‘You having a good time?’ from Kieren is probably the euphemisim of the year.  The next song is the sweet melodic ballad ‘The Don’ followed by the ecstatic delight of ‘Temptation Dice’. Kyle’s voice is beyond belief tonight, dipping and soaring like some untamed wild thing on its own emotional trajectory. ‘Treeeaat!’ in the final chorus reaches for the rafters and beyond. After this, Kieren takes the lead. He seems to feel the need to apologise for this,as if too aware that people prefer Kyle at the front. But it’s not true as ‘One Off Pretender’ and ‘Skag Trendy’ are firm favourites. He dedicates the former appropriately enough to his mum on the balcony. Drummer Steven Morrison goes straight from ‘One Off’ into ‘Skag Trendy’ – a song never more pertinent with more skag trendies around than ever before.

‘Wasteland’ is young Dundee’s anthem, a feral but majestic polemic against the pressures to accept your lot and keep your head down. Everyone can readily and easily feel these intense highs and lows but The View’s real dexterity is demonstrated in their melodic articulations of more intricate emotions/situations.  Reni takes the keyboards in ‘Covers’ which has everyone singing along. Kyle is almost dwarfed by his acoustic guitar. It is the ballads that stick in your head, the ballads which end up as ringtones, bus driver’s whistles, or sung on car roofs at parties.
‘Face for The Radio’ is lighter-waving material – the only song which drowns out Kyle’s searing vocal as everyone is singing their heart out here, its bittersweetness and fond memory almost tangible.

Kieren again apologetically takes the mic: ‘I’m back again. I promise this is the last time I’ll be here. Reni, Kyle and me wrote this song: Realisation.’
‘Realisation’ is to young Scotland what ‘Wasteland’ is to Dundee. Bodies are on shoulders swaying.

‘Give Me Back The Sun’ sends shivers down my spine. A simple anecdote which makes an aching abbey out of the everyday – the song that captures a moment where the present caught at dreams. Kyle’s vocals are clear as a bell.  This song shows the band’s ability to merge the ordinary with extraordinary yearnings to capture the essence of rock- creating a sound people can get behind and believe in.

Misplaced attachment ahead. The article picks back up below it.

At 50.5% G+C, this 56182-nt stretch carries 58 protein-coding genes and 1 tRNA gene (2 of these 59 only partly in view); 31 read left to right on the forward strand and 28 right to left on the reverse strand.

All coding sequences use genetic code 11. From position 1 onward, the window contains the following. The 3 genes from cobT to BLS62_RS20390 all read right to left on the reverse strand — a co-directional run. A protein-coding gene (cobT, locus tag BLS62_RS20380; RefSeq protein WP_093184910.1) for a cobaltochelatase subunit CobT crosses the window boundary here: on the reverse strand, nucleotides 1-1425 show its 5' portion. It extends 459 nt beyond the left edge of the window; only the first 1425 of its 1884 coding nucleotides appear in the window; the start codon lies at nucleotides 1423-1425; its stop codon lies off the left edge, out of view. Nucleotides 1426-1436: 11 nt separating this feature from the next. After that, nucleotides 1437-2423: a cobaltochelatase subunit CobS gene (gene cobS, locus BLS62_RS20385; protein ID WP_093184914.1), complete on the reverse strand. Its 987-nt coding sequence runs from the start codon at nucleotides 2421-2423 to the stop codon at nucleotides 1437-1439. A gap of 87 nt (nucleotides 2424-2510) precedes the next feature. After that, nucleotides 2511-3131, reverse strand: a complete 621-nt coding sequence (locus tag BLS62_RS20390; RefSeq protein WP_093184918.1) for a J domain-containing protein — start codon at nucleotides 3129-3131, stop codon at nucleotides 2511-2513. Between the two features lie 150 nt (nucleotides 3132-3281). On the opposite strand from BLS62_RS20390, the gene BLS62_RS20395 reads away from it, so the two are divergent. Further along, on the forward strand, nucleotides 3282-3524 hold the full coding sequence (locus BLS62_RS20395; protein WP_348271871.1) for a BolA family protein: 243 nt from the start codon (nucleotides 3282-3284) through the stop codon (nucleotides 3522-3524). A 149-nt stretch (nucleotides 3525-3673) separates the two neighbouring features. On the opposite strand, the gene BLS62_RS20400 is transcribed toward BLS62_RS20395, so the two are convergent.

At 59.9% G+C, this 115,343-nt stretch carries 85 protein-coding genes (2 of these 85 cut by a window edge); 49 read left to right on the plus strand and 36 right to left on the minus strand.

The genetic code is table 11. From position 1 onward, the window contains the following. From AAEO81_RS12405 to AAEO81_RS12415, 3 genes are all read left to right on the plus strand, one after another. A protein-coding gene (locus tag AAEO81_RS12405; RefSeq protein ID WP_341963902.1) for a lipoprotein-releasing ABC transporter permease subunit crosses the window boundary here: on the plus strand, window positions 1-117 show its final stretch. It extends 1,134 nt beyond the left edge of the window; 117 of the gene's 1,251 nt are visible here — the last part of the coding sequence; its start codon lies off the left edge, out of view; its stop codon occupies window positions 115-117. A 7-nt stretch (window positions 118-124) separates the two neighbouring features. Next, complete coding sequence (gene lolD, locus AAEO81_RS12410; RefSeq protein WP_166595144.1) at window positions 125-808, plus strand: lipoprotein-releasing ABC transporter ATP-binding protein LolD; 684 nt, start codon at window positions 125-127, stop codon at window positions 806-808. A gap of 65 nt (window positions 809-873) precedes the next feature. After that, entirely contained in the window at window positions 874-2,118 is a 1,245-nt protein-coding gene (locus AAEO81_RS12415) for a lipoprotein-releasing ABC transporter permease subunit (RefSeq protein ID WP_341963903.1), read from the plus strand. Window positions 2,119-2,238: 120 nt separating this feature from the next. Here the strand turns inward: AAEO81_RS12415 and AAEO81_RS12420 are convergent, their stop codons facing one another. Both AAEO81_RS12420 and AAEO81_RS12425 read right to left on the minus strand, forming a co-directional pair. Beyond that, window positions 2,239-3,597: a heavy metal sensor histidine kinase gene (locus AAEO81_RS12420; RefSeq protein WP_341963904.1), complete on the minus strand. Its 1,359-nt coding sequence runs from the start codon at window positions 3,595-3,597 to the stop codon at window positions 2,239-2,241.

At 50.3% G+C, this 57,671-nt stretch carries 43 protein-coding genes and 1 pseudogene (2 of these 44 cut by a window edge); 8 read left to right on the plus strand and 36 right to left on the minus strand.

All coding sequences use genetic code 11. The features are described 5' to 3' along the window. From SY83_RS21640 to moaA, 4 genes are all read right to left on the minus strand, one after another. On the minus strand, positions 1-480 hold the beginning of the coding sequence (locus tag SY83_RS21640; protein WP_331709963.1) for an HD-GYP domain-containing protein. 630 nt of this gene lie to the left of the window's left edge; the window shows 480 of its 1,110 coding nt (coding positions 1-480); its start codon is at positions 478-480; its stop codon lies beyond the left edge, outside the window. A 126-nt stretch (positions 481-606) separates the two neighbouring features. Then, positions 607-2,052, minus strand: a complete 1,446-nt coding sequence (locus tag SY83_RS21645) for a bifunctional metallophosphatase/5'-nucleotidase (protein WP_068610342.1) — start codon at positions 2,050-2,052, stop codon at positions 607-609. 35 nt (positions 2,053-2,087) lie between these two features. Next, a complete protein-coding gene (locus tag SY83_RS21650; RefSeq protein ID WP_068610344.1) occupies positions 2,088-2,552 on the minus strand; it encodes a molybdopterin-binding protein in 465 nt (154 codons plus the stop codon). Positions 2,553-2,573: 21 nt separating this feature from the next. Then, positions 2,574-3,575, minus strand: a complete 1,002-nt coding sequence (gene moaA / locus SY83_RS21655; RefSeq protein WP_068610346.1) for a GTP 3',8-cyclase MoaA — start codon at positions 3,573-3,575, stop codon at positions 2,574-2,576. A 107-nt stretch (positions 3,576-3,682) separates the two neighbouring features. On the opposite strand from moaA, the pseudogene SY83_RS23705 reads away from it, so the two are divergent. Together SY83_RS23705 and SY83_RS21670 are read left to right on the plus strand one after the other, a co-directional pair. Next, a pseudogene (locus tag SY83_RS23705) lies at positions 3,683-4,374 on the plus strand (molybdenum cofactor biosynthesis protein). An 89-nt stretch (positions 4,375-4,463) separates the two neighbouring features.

Then comes the real Christmas present. Kyle:’Do you want to hear our new tunes? We’ve been stuck in the studio for months but this is going to be the best album ever. This is a wee preview.’

The band members may look occasionally like a motley crew but they can sing and harmonise like good Catholic choirboys as ‘Glass Smash’s intro proves but ‘Happy’ really goes beyond this. The acapello starts: ‘I wasn’t born to make you happy; I wasn’t born to make you sad’ soars high over thumping guitars. The chorus is painfully tender in its reach: ‘Sweet surrender’ before bleeding into a bridge shredding such a hope to bits. 

The second song 'Walls' is raw and rigorous, with its uncanny rhythm forming the real lyrics of the song rather than its words.  It is an instinctive powerhouse of a song.

‘Comin’ Down’ is precisely that after such gems. The crowd really does suddenly see the difference.  It is remarkable how far The View have come in three years. This song is the first time the crowd is less than animated but this soon ends with The Clash riff introducing ‘Same Jeans’ superseded by Kieren’s ‘Let’s go for it.  It’s Christmas!’  ‘Superstar Tradesman’ ‘s rapture is followed by the finale: ‘Shock Shock Horror’ when the real clapping starts. Every hand, everybody is in the air. Nobody here has forgotten how to clap their hands tonight.

Then it’s out into the cold, bitter white Scottish night. Like Christmas, you wait all year for it and then it’s all over. Still, just like our snow, there’s more, much more to come.

And some things really are worth waiting for.